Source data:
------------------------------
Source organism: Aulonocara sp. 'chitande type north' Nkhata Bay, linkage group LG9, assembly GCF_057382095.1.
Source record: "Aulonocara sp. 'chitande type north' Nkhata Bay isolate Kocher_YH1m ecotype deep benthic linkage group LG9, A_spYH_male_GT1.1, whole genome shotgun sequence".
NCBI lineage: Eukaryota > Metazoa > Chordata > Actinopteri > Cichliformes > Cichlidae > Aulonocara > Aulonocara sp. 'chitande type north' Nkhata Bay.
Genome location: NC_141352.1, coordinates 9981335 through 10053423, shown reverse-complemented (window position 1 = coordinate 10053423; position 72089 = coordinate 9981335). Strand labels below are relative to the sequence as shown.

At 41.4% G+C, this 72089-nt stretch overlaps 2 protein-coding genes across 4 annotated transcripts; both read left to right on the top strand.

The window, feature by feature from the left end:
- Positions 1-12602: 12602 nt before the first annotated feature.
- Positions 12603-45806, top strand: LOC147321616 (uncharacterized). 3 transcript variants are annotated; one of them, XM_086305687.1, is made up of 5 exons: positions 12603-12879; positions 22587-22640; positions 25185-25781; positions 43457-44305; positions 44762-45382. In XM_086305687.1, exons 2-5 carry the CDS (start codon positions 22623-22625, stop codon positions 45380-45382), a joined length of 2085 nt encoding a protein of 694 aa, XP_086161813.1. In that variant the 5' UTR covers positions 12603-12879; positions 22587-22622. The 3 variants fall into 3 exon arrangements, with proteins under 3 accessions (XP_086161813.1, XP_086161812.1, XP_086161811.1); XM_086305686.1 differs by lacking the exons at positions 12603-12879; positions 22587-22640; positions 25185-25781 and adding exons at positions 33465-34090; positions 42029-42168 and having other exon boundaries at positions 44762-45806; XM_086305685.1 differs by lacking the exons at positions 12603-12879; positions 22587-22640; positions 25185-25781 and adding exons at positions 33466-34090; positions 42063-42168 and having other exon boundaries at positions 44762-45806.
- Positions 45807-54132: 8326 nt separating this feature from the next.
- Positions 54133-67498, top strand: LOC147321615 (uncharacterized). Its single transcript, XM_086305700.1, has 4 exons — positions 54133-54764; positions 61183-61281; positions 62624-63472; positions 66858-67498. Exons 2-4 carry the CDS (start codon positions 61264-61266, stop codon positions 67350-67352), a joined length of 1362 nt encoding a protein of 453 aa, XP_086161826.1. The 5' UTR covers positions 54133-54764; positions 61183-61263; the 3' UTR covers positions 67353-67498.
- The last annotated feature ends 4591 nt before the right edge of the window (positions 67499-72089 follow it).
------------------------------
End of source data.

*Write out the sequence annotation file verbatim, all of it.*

Source organism: Aulonocara sp. 'chitande type north' Nkhata Bay, linkage group LG9, assembly GCF_057382095.1.
Source record: "Aulonocara sp. 'chitande type north' Nkhata Bay isolate Kocher_YH1m ecotype deep benthic linkage group LG9, A_spYH_male_GT1.1, whole genome shotgun sequence".
NCBI lineage: Eukaryota > Metazoa > Chordata > Actinopteri > Cichliformes > Cichlidae > Aulonocara > Aulonocara sp. 'chitande type north' Nkhata Bay.
Genome location: NC_141352.1, coordinates 9981335 through 10053423, shown reverse-complemented (window position 1 = coordinate 10053423; position 72089 = coordinate 9981335). Strand labels below are relative to the sequence as shown.

At 41.4% G+C, this 72089-nt stretch overlaps 2 protein-coding genes across 4 annotated transcripts; both read left to right on the top strand.

The window, feature by feature from the left end:
- Positions 1-12602: 12602 nt before the first annotated feature.
- Positions 12603-45806, top strand: LOC147321616 (uncharacterized). 3 transcript variants are annotated; one of them, XM_086305687.1, is made up of 5 exons: positions 12603-12879; positions 22587-22640; positions 25185-25781; positions 43457-44305; positions 44762-45382. In XM_086305687.1, exons 2-5 carry the CDS (start codon positions 22623-22625, stop codon positions 45380-45382), a joined length of 2085 nt encoding a protein of 694 aa, XP_086161813.1. In that variant the 5' UTR covers positions 12603-12879; positions 22587-22622. The 3 variants fall into 3 exon arrangements, with proteins under 3 accessions (XP_086161813.1, XP_086161812.1, XP_086161811.1); XM_086305686.1 differs by lacking the exons at positions 12603-12879; positions 22587-22640; positions 25185-25781 and adding exons at positions 33465-34090; positions 42029-42168 and having other exon boundaries at positions 44762-45806; XM_086305685.1 differs by lacking the exons at positions 12603-12879; positions 22587-22640; positions 25185-25781 and adding exons at positions 33466-34090; positions 42063-42168 and having other exon boundaries at positions 44762-45806.
- Positions 45807-54132: 8326 nt separating this feature from the next.
- Positions 54133-67498, top strand: LOC147321615 (uncharacterized). Its single transcript, XM_086305700.1, has 4 exons — positions 54133-54764; positions 61183-61281; positions 62624-63472; positions 66858-67498. Exons 2-4 carry the CDS (start codon positions 61264-61266, stop codon positions 67350-67352), a joined length of 1362 nt encoding a protein of 453 aa, XP_086161826.1. The 5' UTR covers positions 54133-54764; positions 61183-61263; the 3' UTR covers positions 67353-67498.
- The last annotated feature ends 4591 nt before the right edge of the window (positions 67499-72089 follow it).